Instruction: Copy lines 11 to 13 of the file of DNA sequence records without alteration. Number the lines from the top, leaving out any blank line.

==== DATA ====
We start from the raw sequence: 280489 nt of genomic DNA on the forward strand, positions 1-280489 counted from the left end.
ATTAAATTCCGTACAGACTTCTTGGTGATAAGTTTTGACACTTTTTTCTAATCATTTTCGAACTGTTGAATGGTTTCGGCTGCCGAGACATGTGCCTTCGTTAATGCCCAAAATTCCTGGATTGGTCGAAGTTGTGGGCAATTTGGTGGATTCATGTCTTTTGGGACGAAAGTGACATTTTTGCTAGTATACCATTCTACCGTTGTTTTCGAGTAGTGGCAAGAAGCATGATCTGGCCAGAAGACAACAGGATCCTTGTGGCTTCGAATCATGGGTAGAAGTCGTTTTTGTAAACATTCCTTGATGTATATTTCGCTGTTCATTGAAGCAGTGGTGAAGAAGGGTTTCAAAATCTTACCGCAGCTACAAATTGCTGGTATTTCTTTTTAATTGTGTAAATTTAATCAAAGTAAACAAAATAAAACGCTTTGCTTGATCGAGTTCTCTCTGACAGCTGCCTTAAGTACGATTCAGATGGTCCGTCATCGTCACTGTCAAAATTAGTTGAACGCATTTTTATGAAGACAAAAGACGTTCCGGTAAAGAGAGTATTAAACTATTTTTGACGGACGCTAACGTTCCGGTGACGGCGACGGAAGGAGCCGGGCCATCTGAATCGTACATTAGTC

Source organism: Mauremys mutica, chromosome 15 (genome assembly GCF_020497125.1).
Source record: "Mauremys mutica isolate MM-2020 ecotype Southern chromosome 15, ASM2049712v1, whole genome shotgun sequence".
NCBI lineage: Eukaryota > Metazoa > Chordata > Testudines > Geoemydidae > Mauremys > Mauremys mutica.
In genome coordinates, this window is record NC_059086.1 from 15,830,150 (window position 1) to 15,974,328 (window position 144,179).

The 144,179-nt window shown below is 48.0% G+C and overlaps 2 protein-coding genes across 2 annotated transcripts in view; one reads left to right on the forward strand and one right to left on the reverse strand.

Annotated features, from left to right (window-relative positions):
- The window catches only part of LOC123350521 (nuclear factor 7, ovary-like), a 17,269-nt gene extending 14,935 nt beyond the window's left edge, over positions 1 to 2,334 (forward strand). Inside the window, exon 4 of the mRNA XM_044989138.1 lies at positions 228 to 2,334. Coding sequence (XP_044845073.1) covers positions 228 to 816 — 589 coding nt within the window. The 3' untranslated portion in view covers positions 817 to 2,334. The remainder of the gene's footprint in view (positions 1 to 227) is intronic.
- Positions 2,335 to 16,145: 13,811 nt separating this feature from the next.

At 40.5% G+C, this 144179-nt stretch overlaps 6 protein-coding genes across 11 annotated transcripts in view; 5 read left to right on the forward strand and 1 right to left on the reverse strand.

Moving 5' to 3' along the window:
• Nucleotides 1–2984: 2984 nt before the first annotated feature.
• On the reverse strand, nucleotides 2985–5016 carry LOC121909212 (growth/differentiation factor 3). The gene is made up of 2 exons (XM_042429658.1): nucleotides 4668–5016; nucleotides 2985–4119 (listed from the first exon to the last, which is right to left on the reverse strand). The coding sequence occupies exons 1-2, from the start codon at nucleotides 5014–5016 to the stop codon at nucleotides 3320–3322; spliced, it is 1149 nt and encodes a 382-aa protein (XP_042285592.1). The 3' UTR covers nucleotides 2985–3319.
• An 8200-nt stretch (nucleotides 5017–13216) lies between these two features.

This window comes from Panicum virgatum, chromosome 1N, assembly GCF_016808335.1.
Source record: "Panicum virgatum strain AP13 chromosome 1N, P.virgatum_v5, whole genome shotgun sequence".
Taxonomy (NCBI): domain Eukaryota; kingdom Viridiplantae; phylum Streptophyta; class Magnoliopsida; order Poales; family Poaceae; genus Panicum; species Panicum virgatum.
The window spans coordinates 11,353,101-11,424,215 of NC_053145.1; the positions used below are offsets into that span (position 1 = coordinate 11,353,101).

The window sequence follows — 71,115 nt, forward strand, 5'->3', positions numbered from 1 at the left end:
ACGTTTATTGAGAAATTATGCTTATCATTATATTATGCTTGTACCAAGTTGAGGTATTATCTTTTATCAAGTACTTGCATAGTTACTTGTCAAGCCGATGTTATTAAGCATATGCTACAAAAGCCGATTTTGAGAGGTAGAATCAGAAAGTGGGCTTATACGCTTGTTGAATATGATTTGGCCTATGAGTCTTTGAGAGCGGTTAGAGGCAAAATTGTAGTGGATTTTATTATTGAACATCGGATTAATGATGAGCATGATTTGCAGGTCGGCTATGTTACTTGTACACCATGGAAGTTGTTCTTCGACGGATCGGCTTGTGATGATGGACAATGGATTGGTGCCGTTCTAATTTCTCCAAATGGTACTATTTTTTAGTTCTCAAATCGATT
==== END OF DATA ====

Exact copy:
At 40.5% G+C, this 144179-nt stretch overlaps 6 protein-coding genes across 11 annotated transcripts in view; 5 read left to right on the forward strand and 1 right to left on the reverse strand.

Moving 5' to 3' along the window:
• Nucleotides 1–2984: 2984 nt before the first annotated feature.